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Contributor

The Patient Will See You Now: Part 1

My visit to the gynecologist's office following treatment for breast cancer and a subsequent reconstructive surgery was a rude awakening.
When I was asked recently to become a regular contributor for the AJMC Contributor Page, I jumped at the opportunity, because my hope was to provide food for thought and a different perspective for the many healthcare providers who regularly read The American Journal of Managed Care. For this month’s post, I’ve decided to share a highly personal experience, because I truly believe that if it helps to change the way even a single healthcare professional approaches his or her patients, my story may make a positive difference for that provider’s patients—and for that provider as well.

“… Indifference means solitude. Those who are indifferent do not see others. They feel nothing for others and are unconcerned with what might happen to them. They are surrounded by a great emptiness. Filled by it, in fact…”

~Elie Wiesel

 “Anecdotal evidence abounds in the form of patient stories regarding demeaning, disrespectful, and dismissive treatment…Patients may describe this treatment in a number of ways: ‘He treats me like an idiot,’ ‘He makes me feel like I’m wasting his time,’ ‘She won’t return my calls,’…or ‘It was clear he doesn’t like people who ask questions.’ Not only does such behavior violate the fundamental obligation…to provide support and healing, it can be devastating for the already-apprehensive patient.”

Disrespectful, Dismissive, and Indifferent

Like every other woman I know, I have always hated going to the gynecologist. It’s uncomfortable, and though I shouldn’t feel this way, I find the whole thing embarrassing. But the first time I had my annual visit with my gynecologist after having undergone my bilateral mastectomy was truly a horror story.

For weeks in advance, I dreaded the appointment. And on the day of the appointment, I was in full-blown pity party mode. But I had what I think are darn good reasons for feeling sorry for myself—reasons that I typically push away or fully repress, but that refused to be ignored that day. This was going to be the first visit when the “breast exam” really wasn’t going to be a true breast exam—because I no longer had “real” breasts. Rather, I had reconstructed breasts with implants, the result of immediate reconstruction after bilateral mastectomy, months of treatment with tissue expanders, and a second surgery to place the silicone implants.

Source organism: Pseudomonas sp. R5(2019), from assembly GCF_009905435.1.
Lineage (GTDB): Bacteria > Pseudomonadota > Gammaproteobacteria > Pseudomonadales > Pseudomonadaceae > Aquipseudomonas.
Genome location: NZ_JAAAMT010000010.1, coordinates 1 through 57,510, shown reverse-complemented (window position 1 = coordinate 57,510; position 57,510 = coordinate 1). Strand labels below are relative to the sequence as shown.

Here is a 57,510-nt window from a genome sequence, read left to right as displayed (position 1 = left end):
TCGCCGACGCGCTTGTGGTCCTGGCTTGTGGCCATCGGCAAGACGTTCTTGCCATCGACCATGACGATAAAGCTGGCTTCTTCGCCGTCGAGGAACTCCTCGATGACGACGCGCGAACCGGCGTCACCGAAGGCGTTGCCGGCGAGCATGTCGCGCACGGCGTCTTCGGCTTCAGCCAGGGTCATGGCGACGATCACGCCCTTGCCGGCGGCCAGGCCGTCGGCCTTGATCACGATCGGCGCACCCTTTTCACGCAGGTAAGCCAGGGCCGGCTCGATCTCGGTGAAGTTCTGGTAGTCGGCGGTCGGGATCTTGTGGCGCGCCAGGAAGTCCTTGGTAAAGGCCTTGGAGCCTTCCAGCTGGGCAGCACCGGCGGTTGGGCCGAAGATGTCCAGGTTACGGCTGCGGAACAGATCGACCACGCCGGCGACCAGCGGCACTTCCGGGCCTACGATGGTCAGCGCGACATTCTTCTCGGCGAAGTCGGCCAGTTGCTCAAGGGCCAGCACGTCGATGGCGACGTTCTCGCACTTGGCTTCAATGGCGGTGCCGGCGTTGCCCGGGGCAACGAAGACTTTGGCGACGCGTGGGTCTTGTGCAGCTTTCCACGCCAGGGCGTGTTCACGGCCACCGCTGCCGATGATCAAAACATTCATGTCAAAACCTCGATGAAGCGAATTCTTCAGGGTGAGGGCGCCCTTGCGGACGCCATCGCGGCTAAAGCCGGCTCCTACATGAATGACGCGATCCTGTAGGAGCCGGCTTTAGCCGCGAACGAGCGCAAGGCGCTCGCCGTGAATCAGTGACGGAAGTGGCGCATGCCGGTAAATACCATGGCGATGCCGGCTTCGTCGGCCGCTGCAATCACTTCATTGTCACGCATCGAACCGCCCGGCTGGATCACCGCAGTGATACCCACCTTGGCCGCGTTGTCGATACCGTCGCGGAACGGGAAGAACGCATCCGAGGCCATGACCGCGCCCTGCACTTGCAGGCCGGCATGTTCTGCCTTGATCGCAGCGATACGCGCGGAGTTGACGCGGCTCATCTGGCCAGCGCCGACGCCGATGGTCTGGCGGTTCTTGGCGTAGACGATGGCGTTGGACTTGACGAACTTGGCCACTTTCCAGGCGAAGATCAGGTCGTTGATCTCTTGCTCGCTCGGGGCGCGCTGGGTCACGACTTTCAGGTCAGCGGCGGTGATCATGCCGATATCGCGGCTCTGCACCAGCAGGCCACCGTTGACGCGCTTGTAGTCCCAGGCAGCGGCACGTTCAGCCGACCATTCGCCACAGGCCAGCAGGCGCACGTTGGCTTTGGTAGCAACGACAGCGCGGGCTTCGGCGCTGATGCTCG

I also dreaded sitting in the waiting room, where there almost always was at least one pregnant woman waiting for a prenatal visit with the Ob/Gyn. Thanks to the chemotherapy that I’d received for Hodgkin’s lymphoma in my early 20s, I’d learned many years later that I wasn’t able to conceive.

So I had reconstructed breasts, and I couldn’t have children—so the whole idea of having to go to the gynecologist felt ridiculous, and that made me angry. Of course, I knew that I still had to have my annual visits for optimal health, but I felt odd about the whole thing, like I was an imposter. So I was resentful, irritated, and worst of all, very very down, because all of this made me feel empty inside.

But the visit itself was even worse than I expected. It began as it always does: there was a pile of paperwork to fill out, something that always annoyed me, because I’d been a patient with the same gynecologist for over 20 years, but they still made me complete it all over again every year. And then there was the never-ending wait. I liked my gynecologist a great deal as a person: in fact, he was a family friend. But not once was I taken into the exam room at the scheduled time of my appointment. And when I finally did get into the room and changed into that terrible gown, I always had another lengthy wait—but this time wearing only the gown, which made this second wait that much worse than the first.

So I finally walked into the exam room, changed into the gown, sat down, and prepared to wait. A nurse typically came in before the doctor to ask about prescriptions and to take the patient’s blood pressure. When one of the nurses finally entered my exam room, I was relieved because I just wanted the whole thing to be over. And then she said it. She was holding my chart and some forms and, with barely a glance at me, she plopped my chart on the counter. She then hurriedly tried to hand the forms to me, but I was too busy trying to keep my gown closed with both of my hands. I reluctantly let go with one hand to take the papers, as she said in an obviously distracted, hassled tone, “So as you know, of course, the top form is for your annual mammogram…”

What? Did she really just say that to me?  

Be sure to return on October 1st, 2015, to read part 2 of this post.

 
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